East Coast native Miller-Green will leave Amarillo with lifelong memory


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East Coast native Lyle Miller-Green had never visited Amarillo until five weeks ago.

That’s when he joined the Amarillo Sod Squad, a wooden bat summer baseball team in the Texas Collegiate League.

When he departs Amarillo for his home in Burke, Va., early next week, Amarillo will be a place he may never forget for a couple of reasons.

“Me and a buddy did go out to the Big Texan but no, we didn’t try to eat the 72-ounce steak,” Miller-Green said.

Standing 6-foot-5 and a muscular 230 pounds, along with being a sophomore-to-be at George Mason, Miller-Green seems to be a safe bet of taking on the legendary 72 ouncer and devouring the massive beef within the hour time limit.

However, the big ol’ famous steak won’t top Miller-Green’s list of What I Won’t Ever Forget About Amarillo.

When the Sod Squad close out their regular season with a three-game homestand starting Friday against the Tulsa Drillers, Miller-Green is responsible for one of the highlight games of the entire 10-team TCL season.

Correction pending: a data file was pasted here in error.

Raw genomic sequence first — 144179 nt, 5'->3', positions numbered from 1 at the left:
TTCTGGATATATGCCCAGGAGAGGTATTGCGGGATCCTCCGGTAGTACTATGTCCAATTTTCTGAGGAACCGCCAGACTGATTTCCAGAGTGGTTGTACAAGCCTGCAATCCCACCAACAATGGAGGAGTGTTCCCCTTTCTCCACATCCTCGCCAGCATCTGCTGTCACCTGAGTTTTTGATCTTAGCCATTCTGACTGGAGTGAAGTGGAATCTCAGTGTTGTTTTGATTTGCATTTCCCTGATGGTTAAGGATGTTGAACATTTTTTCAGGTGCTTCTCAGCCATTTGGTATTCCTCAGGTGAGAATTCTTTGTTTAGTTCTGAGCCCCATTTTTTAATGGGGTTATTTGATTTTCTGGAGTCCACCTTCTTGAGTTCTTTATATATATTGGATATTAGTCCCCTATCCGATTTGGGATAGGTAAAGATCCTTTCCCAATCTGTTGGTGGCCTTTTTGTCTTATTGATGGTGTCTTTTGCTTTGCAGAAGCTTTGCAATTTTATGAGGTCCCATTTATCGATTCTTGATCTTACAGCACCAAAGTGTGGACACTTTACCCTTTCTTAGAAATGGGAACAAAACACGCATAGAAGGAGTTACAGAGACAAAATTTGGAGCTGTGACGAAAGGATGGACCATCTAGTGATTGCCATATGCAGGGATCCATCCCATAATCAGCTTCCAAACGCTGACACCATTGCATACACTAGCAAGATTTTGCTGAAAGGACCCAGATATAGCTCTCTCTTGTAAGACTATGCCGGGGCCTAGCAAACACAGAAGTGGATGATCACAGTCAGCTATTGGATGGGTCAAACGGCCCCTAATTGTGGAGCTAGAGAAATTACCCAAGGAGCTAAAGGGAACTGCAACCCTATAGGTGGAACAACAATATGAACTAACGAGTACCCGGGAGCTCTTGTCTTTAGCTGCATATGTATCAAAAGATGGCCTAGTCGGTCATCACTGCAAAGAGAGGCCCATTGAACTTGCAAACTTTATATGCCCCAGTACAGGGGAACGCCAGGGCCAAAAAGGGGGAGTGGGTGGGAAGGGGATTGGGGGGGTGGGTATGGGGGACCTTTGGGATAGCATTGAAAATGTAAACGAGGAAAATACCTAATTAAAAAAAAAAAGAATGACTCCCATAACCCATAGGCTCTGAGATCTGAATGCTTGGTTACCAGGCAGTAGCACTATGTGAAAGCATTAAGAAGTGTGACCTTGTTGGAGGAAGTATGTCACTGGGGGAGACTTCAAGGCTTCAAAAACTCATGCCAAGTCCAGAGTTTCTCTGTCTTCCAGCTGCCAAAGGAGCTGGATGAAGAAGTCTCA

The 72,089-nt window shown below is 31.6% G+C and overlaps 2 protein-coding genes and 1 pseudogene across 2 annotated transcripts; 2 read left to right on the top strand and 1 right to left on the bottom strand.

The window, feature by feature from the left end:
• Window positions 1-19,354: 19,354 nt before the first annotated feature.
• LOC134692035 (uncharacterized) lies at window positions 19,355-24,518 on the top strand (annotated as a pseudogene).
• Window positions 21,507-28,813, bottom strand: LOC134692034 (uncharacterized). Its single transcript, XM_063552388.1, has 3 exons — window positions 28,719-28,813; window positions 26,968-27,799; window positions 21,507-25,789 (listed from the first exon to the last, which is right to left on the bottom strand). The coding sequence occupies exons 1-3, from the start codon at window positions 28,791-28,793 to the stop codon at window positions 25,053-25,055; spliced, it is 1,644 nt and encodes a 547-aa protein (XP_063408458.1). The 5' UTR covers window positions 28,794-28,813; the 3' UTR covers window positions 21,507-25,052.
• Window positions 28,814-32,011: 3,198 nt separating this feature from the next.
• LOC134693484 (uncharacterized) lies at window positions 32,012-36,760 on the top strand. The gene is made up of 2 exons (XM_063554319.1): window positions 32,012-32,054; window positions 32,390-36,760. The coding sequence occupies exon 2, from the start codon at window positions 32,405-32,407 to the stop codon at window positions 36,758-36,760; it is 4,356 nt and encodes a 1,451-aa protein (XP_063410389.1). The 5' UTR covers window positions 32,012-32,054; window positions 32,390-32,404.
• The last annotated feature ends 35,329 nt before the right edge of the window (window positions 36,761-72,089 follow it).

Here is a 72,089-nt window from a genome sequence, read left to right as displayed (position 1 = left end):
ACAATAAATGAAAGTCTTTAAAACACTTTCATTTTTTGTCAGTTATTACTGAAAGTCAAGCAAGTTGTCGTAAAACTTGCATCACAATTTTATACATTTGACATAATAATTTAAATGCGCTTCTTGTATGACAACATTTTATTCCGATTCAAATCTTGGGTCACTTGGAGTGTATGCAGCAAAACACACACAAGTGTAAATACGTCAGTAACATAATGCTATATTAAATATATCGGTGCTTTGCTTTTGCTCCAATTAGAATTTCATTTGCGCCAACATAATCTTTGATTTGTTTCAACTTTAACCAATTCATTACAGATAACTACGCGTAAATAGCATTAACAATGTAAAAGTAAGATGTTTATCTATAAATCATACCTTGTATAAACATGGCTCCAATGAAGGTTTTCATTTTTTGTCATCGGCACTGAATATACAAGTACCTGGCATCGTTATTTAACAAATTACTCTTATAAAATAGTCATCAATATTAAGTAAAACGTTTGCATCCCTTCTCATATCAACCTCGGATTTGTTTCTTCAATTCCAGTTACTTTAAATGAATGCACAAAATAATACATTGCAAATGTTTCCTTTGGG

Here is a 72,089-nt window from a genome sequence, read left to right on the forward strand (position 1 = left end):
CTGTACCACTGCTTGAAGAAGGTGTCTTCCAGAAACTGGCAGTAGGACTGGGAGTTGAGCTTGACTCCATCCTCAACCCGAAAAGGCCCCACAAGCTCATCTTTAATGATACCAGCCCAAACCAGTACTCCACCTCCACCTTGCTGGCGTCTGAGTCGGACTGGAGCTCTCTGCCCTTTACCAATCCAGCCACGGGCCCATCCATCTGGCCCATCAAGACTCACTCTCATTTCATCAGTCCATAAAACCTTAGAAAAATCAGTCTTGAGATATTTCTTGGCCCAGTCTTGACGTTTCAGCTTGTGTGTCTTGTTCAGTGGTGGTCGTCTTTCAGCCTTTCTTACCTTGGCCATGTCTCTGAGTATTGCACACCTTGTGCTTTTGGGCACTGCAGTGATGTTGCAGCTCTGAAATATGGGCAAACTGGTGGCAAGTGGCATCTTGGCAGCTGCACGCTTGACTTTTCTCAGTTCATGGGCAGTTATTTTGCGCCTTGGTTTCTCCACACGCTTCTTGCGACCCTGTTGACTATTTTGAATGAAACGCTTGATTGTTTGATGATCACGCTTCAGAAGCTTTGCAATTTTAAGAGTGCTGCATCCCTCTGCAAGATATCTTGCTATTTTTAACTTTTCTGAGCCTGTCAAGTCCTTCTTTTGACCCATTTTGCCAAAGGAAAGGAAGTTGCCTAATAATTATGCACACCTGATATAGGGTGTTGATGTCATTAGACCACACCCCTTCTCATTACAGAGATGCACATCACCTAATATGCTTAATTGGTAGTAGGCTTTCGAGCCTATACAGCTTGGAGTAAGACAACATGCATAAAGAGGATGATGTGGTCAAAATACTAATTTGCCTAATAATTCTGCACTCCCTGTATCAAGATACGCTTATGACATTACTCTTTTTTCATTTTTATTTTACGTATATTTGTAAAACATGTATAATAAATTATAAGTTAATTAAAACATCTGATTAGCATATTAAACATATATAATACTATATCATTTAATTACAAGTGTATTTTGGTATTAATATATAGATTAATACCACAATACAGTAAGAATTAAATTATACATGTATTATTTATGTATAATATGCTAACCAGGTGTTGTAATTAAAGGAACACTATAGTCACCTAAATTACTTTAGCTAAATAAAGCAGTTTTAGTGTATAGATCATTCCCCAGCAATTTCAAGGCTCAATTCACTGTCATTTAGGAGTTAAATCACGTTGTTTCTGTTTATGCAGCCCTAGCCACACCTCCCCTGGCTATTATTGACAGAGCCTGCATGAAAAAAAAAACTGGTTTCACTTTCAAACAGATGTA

On July 21, the only way to describe Miller-Green’s day is simply he went nuts in the Sod Squad’s 12-8 win over the Amarillo Sod Dogs at gorgeous Hodgetown (home of the San Diego Padres AA team The Sod Poodles).

Miller-Green opened his game with a rather innocent bloop double, then proceeded to hit a grand slam, a three-run triple and added a single hitting for the rare cycle in baseball.

He also added what is a 2020 league-high eight runs batted in during one game.

“Only time I hit for the cycle before was at a coach pitch scrimmage when I was 16,” Miller-Green said. “You can’t teach hits. You can only teach hard contact so you don’t show up at the ballpark saying I’m going to hit for the cycle today.”

Even after his single completing the cycle, Miller-Green wasn’t sure he’d accomplished the unique feat.

“I wasn’t actually sure if I had been given a double on the first hit since it was a bloop,” Miller-Green said. “So I didn’t know if it was a single or double. Then the eight RBIs were the most I’ve ever had. Six was the most I’d ever had before. I was just was trying to help the team win.”

Think about it? A grand slam. The cycle. Eight runs batted in. All in one game.

Sod Squad manager Brett Wellman praised Miller-Green for his effort all summer and the unforgettable night.

“The cycle was awesome,” Wellman said. “I’ve seen maybe one or two in my life. He’s obviously a strong kid. He’s a young hitter and immature hitter but at every at bat he’s figuring it out. He doesn’t make the same mistake twice.”

Miller-Green might be a stranger to Amarillo, but he’s no stranger to success.

As a hitter/pitcher in high school he earned second team All-American honors from MaxPreps and was named the Washington Post baseball player of the year while at Lake Braddock (Va.) Secondary.

“That was probably my greatest accolade,” Miller-Green said of the award from the iconic newspaper.